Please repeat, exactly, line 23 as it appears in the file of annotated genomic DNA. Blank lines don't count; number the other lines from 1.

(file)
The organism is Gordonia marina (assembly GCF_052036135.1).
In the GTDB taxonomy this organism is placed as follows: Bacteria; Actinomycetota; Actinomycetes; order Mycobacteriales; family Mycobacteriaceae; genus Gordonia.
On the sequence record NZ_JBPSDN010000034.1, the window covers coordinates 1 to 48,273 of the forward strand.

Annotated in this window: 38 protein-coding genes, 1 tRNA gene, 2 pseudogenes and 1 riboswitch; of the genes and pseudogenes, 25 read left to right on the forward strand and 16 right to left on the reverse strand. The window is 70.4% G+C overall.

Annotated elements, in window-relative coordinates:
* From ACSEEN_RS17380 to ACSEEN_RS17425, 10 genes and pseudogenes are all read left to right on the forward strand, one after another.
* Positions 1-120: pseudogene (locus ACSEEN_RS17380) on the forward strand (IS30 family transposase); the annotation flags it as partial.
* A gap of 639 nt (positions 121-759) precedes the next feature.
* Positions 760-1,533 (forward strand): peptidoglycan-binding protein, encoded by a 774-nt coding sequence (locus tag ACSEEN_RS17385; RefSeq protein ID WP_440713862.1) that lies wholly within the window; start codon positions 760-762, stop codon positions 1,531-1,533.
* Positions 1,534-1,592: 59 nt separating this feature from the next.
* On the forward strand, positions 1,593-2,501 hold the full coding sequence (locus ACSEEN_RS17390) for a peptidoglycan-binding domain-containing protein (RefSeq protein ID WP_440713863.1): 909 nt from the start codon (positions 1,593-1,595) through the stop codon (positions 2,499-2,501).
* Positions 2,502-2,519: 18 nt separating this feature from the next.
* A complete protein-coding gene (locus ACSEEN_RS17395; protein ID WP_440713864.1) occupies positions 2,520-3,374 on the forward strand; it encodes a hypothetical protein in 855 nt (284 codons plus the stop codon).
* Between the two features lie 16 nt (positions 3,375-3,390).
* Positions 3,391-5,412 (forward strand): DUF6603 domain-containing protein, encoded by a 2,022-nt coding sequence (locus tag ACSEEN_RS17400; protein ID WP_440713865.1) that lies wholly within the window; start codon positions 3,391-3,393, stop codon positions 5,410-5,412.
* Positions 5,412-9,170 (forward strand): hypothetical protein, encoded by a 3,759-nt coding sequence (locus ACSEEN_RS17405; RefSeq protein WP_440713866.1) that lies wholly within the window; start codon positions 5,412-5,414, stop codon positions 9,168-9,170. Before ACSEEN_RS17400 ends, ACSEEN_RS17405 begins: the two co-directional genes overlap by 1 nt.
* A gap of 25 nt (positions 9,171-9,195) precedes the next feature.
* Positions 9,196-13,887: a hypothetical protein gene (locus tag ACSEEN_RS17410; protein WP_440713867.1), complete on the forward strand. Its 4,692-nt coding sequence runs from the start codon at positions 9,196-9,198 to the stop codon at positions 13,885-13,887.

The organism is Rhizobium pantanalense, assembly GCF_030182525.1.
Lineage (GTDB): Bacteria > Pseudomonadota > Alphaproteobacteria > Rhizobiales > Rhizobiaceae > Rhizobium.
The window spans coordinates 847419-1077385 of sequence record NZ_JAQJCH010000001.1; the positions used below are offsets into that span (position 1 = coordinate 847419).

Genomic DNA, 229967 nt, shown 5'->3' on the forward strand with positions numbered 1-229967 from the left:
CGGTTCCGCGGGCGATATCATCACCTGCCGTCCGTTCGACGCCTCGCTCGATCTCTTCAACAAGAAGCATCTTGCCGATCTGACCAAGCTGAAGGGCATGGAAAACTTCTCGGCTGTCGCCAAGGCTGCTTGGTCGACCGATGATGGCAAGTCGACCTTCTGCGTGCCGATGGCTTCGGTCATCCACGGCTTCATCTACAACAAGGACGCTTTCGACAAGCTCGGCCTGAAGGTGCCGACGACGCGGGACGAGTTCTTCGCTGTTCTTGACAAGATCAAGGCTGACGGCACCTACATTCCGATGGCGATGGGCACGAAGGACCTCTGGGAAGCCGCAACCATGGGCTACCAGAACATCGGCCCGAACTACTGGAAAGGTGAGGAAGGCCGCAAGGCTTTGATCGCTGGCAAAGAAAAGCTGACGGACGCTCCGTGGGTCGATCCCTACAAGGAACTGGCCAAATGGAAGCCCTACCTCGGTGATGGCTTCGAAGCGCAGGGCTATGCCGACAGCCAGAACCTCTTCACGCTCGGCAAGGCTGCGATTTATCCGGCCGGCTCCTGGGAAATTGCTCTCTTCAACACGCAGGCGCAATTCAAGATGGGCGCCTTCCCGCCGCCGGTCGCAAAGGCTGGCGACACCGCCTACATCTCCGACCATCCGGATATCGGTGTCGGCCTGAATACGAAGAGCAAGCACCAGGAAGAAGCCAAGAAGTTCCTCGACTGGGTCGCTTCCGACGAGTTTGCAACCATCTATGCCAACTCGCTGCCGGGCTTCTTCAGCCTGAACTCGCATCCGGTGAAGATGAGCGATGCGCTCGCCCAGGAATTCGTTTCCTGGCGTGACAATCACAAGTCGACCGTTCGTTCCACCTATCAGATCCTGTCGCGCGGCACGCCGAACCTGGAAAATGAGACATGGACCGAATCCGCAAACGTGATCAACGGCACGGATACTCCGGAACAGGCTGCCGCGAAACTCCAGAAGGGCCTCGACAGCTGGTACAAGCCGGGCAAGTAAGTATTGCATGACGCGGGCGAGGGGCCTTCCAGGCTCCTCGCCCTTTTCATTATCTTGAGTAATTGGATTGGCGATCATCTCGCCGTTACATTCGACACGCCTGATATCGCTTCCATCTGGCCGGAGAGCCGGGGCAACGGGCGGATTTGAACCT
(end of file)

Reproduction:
CGGTTCCGCGGGCGATATCATCACCTGCCGTCCGTTCGACGCCTCGCTCGATCTCTTCAACAAGAAGCATCTTGCCGATCTGACCAAGCTGAAGGGCATGGAAAACTTCTCGGCTGTCGCCAAGGCTGCTTGGTCGACCGATGATGGCAAGTCGACCTTCTGCGTGCCGATGGCTTCGGTCATCCACGGCTTCATCTACAACAAGGACGCTTTCGACAAGCTCGGCCTGAAGGTGCCGACGACGCGGGACGAGTTCTTCGCTGTTCTTGACAAGATCAAGGCTGACGGCACCTACATTCCGATGGCGATGGGCACGAAGGACCTCTGGGAAGCCGCAACCATGGGCTACCAGAACATCGGCCCGAACTACTGGAAAGGTGAGGAAGGCCGCAAGGCTTTGATCGCTGGCAAAGAAAAGCTGACGGACGCTCCGTGGGTCGATCCCTACAAGGAACTGGCCAAATGGAAGCCCTACCTCGGTGATGGCTTCGAAGCGCAGGGCTATGCCGACAGCCAGAACCTCTTCACGCTCGGCAAGGCTGCGATTTATCCGGCCGGCTCCTGGGAAATTGCTCTCTTCAACACGCAGGCGCAATTCAAGATGGGCGCCTTCCCGCCGCCGGTCGCAAAGGCTGGCGACACCGCCTACATCTCCGACCATCCGGATATCGGTGTCGGCCTGAATACGAAGAGCAAGCACCAGGAAGAAGCCAAGAAGTTCCTCGACTGGGTCGCTTCCGACGAGTTTGCAACCATCTATGCCAACTCGCTGCCGGGCTTCTTCAGCCTGAACTCGCATCCGGTGAAGATGAGCGATGCGCTCGCCCAGGAATTCGTTTCCTGGCGTGACAATCACAAGTCGACCGTTCGTTCCACCTATCAGATCCTGTCGCGCGGCACGCCGAACCTGGAAAATGAGACATGGACCGAATCCGCAAACGTGATCAACGGCACGGATACTCCGGAACAGGCTGCCGCGAAACTCCAGAAGGGCCTCGACAGCTGGTACAAGCCGGGCAAGTAAGTATTGCATGACGCGGGCGAGGGGCCTTCCAGGCTCCTCGCCCTTTTCATTATCTTGAGTAATTGGATTGGCGATCATCTCGCCGTTACATTCGACACGCCTGATATCGCTTCCATCTGGCCGGAGAGCCGGGGCAACGGGCGGATTTGAACCT